A latching magnet carried by the operator is positioned against the secret location (known only to the operator), drawing the magnet off the contact elements and holding it against the opposite end of the tube. This holds open the security circuit to allow normal vehicle operation.
A bistable switch version allows setting the switch to a disabled condition by flipping a magnet to its opposite nonconductive side with the latching magnet. One side of the latching magnet is positioned to draw the switching magnet off the contact elements and to the opposite end of the tube. The latching magnet is then reversed, causing flipping of the switching magnet to its nonconductive side. Each side of the latching magnet is marked so as to indicate which side to position first to draw the switching magnet off the pins and then to position to flip the switching magnet.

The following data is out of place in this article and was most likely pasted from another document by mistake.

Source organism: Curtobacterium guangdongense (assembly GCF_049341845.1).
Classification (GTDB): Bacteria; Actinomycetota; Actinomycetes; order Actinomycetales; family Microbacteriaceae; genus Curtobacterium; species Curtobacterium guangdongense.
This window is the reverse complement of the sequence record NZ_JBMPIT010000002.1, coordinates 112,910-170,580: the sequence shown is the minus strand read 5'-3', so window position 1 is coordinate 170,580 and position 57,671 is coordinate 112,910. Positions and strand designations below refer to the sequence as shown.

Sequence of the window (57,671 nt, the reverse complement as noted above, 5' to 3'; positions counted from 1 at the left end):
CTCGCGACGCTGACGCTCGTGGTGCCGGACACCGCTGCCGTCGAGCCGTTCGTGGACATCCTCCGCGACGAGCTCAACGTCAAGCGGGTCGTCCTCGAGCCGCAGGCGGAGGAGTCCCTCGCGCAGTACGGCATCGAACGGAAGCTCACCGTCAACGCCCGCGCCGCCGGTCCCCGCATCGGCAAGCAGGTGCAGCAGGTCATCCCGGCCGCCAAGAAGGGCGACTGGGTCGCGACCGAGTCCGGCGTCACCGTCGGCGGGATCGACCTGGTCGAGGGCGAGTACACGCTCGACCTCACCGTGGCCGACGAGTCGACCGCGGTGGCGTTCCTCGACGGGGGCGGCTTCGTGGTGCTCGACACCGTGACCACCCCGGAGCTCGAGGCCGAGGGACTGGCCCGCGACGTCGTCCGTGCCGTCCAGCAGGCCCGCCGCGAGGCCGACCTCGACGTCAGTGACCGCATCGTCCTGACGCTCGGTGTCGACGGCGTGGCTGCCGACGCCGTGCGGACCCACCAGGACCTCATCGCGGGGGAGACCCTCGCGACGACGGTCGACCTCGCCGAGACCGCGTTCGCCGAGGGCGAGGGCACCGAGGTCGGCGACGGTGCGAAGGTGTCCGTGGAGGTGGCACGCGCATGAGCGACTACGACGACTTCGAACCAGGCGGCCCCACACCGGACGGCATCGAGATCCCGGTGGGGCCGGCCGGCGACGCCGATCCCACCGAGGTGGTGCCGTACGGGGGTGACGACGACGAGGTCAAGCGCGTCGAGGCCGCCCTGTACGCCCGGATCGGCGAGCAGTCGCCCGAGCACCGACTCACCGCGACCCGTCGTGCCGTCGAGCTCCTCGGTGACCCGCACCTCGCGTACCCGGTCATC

Thus, the security switch remains "off" until again reset by the latching magnet. In this version, the tube must be large enough to accomodate the flipping of the switching magnet.
The switch can be installed in the door panel and the latching magnet clipped to clothing with a string or wire connection. When exiting the vehicle, the latching magnet is pulled off by the wire connection with the movement of the person to obtrusively activate the security circuit and disable the vehicle. A time delay feature can be incorporated to allow the car to be driven a short distance away before the security circuit is activated so as to protect the person from the hijacker.
The magnetic security switch can be used in many different applications, such as home security, etc.
The security system can include a delayed disablement of the vehicle, when activated. The brake lights can be activated at the same time the disablement occurs.
FIG. 1 is a perspective fragmentary view of a vehicle interior showing an installation of the arming switch arrangement according to the invention.
FIG. 2 a diagrammatic representation of the arrangement with an exploded perspective view of the switch components.